What are Spinal Tracts?
"Spinal Tracts" defines the anatomical map which common neurons form in the spinal cord. Each tract specializes in relaying a message. Some are "sensory tracts," meaning they carry stimulus and signals from the body to the brain, while other are "motor tracts," which carry commands from the brain to make muscles and organs function. Voluntary/Conscious information include signals we are aware of (we are aware a pin is sharp, as it creates a conscious pain sensation, and we can voluntarily move our fingers in order to play the piano). Fortunately, there are signals we aren't always aware of. Involuntary motor commands maintain or change our heart beat based on the body's demands. Alternately, certain mechanoreceptors transmit unconscious proprioceptive sensory signals our brain uses to modulate tone of muscles.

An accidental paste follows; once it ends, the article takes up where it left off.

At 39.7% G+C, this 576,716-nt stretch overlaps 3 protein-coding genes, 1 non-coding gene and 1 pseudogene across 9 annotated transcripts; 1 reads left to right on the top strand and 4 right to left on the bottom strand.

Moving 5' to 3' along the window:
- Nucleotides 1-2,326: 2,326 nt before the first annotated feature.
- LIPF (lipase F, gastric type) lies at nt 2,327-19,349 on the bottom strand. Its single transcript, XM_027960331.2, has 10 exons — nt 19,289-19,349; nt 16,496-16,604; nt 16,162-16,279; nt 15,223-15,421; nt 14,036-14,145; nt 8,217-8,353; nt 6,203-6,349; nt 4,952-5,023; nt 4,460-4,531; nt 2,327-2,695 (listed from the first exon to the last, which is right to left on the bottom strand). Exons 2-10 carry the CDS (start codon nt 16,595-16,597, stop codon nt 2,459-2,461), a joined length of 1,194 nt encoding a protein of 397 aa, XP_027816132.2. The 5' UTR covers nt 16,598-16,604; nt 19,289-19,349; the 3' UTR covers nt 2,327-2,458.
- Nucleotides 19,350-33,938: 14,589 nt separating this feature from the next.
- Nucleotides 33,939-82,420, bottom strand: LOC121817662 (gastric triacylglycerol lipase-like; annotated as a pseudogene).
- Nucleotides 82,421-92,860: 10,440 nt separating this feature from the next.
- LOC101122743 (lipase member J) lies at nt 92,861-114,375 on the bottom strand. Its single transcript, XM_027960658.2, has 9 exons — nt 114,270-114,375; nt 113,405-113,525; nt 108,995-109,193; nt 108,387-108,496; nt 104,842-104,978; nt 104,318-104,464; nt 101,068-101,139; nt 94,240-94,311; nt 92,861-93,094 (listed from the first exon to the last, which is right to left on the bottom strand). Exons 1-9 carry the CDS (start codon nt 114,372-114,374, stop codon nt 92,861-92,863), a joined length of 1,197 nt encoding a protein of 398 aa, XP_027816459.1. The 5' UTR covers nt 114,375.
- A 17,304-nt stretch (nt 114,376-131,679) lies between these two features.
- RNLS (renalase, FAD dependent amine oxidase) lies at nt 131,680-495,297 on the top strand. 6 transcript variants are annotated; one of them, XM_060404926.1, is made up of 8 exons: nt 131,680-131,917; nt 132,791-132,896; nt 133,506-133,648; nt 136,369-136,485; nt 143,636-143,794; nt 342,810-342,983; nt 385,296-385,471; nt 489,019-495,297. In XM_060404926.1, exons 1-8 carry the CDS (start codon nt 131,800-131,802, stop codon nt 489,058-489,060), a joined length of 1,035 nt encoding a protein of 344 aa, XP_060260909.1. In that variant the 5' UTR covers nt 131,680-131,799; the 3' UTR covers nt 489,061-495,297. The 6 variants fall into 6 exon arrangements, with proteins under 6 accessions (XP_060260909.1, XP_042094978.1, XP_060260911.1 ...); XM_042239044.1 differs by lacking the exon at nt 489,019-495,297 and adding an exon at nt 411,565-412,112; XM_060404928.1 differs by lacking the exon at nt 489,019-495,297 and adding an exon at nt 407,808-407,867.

Axons (nerve fibers) enter the spinal cord from the body on its right and left sides. Once inside they travel in groups, known as tracts, towards the brain. Many of the tracts decussate, or span across the cord, to reach their destination at the brain on the opposite side of the body (this is why the left side of your brain issues motor commands for the right side of your body).
This information is important for anyone in healthcare. Understanding how this information moves along the spine helps to identify how? and why? different pathologies impact regular body function.
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